Monday 24 November 2014

The picture that has done more for working mothers than endless debate

Published 20/07/2013 | 17:00

Samantha Power is hugged by her son Declan (5) after he sat through a hearing on her nomination for the role of US ambassador to the United Nations.

It was a heart-warming picture that went all around the world, doing more for the cause of working women than hours of debate and discussion on equality could ever do.

Irish-born Samantha Power had just finished her Senate Foreign Relations Committee confirmation hearing on her nomination as US ambassador to the United Nations when something special happened.

A lively, red-headed five-year-old – who had sat as good as gold through the hearings – bounded over to his mum. A glowing Ms Power seized the moment, cuddled her son, Declan, and proudly posed for the photographers.

There was huge significance in this picture, a significance that should not be lost. Ms Power (42), a very private woman who never allows the public limelight fall on her family, was making a very strong statement indeed.

She was telling the world that women can in fact combine a hectic career with motherhood. And judging by the huge grin on little Declan's face, and his mother's beaming smile, she was succeeding at both.

Samantha Power is a very bright, intelligent woman and politician. She has had a rapid rise in her career with every step being carefully thought out. People who know her say she is focused, determined and single-minded – and up to a few years ago motherhood and marriage did not seem to be on the agenda.

She married her future husband Cass Sunstein in 2008 when she was in her mid-thirties and gave birth to Declan a year later. A daughter Rian followed last year.

Ms Power was born in Castleknock, Dublin, to doctor parents who separated when she was a child. She emigrated to Pittsburgh aged nine with her mother, stepfather and brother and arrived in the US wearing a stars-and-stripes T-shirt.

She lost her Irish accent, won the acceptance of her childhood peers, excelled at sports and then earned a place at Yale. After graduating, she spent time as an intern in Washington and at 24 became a journalist covering the atrocities being committed by Serbian forces in Bosnia.

Ms Power stood out in a mainly male journalistic pack but earned their respect for her dogged reporting and dark sense of humour. After her stint as a war correspondent she studied at Harvard Law School, then taught there and published books. In 2005, her connections put her in touch with Barack Obama, then a promising freshman senator.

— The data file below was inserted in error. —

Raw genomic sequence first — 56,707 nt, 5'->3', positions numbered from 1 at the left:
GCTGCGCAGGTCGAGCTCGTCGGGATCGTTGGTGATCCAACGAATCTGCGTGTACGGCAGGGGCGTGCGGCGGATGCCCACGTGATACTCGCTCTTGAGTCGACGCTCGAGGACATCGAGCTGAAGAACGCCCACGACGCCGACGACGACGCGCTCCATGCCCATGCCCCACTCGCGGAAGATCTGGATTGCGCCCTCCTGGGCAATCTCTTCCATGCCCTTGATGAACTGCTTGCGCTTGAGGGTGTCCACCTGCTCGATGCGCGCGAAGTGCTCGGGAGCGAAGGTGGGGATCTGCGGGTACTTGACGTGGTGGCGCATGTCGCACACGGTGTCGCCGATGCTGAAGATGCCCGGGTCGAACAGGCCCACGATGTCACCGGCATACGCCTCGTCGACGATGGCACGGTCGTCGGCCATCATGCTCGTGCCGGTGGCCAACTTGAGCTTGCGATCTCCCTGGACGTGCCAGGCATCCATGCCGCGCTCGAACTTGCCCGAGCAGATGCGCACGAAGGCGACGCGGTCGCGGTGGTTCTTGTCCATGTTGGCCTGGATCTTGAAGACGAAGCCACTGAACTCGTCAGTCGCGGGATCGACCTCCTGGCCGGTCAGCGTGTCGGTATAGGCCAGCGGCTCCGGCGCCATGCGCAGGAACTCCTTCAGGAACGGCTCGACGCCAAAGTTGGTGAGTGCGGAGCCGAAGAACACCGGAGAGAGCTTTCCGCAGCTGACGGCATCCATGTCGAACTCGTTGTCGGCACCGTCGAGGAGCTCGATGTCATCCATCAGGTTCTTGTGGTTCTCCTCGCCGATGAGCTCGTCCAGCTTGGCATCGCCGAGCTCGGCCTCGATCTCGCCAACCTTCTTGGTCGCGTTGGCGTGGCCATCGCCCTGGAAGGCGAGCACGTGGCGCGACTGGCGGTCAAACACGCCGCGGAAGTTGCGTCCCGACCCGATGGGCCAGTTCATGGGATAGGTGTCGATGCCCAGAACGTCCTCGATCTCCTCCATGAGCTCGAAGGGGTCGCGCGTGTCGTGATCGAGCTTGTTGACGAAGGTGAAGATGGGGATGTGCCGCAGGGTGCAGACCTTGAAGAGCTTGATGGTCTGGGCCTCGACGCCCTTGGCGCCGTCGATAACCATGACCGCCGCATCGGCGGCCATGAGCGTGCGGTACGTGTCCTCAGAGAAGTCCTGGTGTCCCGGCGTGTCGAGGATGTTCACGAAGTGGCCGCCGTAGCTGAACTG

To the surprise of many who knew her, the fiercely independent Ms Power agreed to give up her public profile for a relatively low-level job in his senate office. When Mr Obama declared his White House ambitions, she followed him from Washington onto the campaign trail, advising on foreign policy.

Her career famously suffered a major setback when she blurted out in front of a reporter that Hillary Clinton was "a monster" and she was forced to resign from the campaign. But by the time Mr Obama entered the White House in January 2009, she had been sufficiently rehabilitated, and a staff job was waiting for her in his National Security Council.

If confirmed as UN ambassador, Ms Power will have a very busy life indeed. She will be at the forefront of dealing with America's response to the ongoing conflict in Syria, a hugely complex situation. She will also be dealing with rearing two very young children.

No doubt she will have lots of help along the way and there will be times when she will have to make that call to take a plane to fly to wherever she is needed as US ambassador to the UN or to stay at home because her son or daughter has an important event in school.

She will have the usual stresses that every working parent has to cope with.

But back to that happy picture taken in the US Senate, and her boisterous boy climbing over seats to hug his mother who was about to become one of the most powerful women in the United States.

Little Declan doesn't care what she does or what big job she holds. He simply loves his mother.

That photograph was no accident. Every working mother should look at it and say: I can do this too. In fact I am doing this too.

Irish Independent

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